In Devanahalli, on the outskirts of Bangalore in the Southern state of Karnataka, is a small and unremarkable rural business center. Barely around 200 square feet in size and manned by a single operator, it has two computers, a printer, a scanner, a biometric device and an uninterrupted power supply system. Nondescript as it is, this center attracts a steady stream of villagers throughout the day. They come here to get a copy of their land records and various certificates pertaining to caste, birth, death and income, and also to avail of government services like pension and family benefits — all at a payment of Rs15 (approximately 33 cents) per transaction.

Throughout Karnataka, there are around 800 such rural business centers. Called the Nemmadi Kendras (Nemmadi means “peace of mind” in the state language, Kannada, and Kendras mean “centers”), these sites are owned and operated by Bangalore-based social enterprise and e-governance firm Comat Technologies. Team Comat, which up to now has been focusing on the last mile connectivity to provide rural citizens with access to services and information, is now gearing up for a huge leap forward, in the area of financial inclusion. With this, visitors at the centers will soon be able to use another facility — a financial inclusion card.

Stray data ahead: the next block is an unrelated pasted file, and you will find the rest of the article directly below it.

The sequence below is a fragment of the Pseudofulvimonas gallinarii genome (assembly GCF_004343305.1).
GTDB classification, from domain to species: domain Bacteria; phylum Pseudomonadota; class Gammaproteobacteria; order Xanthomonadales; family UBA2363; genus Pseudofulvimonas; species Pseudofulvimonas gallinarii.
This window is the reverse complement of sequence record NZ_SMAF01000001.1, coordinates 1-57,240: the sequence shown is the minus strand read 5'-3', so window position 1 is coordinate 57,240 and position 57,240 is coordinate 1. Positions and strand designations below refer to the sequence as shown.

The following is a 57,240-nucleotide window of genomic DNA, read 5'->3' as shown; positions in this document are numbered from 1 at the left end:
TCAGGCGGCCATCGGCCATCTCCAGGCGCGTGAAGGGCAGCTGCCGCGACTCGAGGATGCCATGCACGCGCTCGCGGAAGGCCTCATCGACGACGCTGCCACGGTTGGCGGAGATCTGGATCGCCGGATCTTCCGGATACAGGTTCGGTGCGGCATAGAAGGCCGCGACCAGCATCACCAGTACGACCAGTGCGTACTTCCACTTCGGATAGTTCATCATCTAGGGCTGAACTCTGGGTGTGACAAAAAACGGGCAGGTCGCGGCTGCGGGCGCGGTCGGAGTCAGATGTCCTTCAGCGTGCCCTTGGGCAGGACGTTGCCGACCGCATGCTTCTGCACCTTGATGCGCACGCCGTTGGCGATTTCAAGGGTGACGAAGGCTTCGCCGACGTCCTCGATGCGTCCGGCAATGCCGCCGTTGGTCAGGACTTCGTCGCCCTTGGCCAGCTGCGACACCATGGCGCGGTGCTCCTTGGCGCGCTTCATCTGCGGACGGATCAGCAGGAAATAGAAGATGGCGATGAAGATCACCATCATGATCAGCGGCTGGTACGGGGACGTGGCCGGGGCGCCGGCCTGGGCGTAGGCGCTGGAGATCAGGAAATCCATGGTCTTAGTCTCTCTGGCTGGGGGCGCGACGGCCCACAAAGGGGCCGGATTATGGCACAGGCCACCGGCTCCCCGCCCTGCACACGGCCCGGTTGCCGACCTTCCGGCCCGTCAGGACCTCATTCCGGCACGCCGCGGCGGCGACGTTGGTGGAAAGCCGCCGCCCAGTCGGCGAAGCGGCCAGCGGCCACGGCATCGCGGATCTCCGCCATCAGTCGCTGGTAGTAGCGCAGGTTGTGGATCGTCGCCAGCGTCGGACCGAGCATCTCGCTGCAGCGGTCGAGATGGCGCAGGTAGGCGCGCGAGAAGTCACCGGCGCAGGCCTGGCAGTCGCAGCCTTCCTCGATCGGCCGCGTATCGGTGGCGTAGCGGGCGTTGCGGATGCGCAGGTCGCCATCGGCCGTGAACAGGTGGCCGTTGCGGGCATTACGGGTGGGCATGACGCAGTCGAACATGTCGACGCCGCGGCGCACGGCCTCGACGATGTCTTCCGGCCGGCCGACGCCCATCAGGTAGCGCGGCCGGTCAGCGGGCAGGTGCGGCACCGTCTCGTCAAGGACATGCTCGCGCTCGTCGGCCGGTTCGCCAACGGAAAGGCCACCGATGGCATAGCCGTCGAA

The impetus for this has come from Comat becoming an empanelled partner of the government’s Unique Identification (UID) program, which aims to provide unique identification numbers to all Indian citizens. Apart from laying the foundation to re-engineer the delivery of public services, the UID program is also focusing on financial inclusion as a key area, and Comat wants to capitalize on this. Until now, one key deterrent to opening a bank account for many economically challenged Indians has been the lack of adequate proof of residence and other identification documents like a passport, driving license and election identification card. The UID number is expected make this process easier.

“As an empanelled agency of the Unique Identification Authority of India (UIDAI), we believe that we will be able to enroll millions of people, the majority of who are unbanked,” says Comat co-founder Ravi Rangan. “Financial inclusion is a natural extension of our service offerings, and we believe that it will add sustainability to our rural business center model.”

To make this goal a reality, Comat, whose investors include Omidyar Networks and Elevar Equity, has recently brought in a new investor, Chennai-based Commonwealth Inclusive Growth Services (CIGS). A partner organization of the U.K.-headquartered Commonwealth Business Council (CBC), whose charter is to bring private sector investments into socially relevant and economically viable projects, CIGS was formed in India in 2008 with investments from the CBC and high-net worth individuals. It currently has a corpus of US$20 million.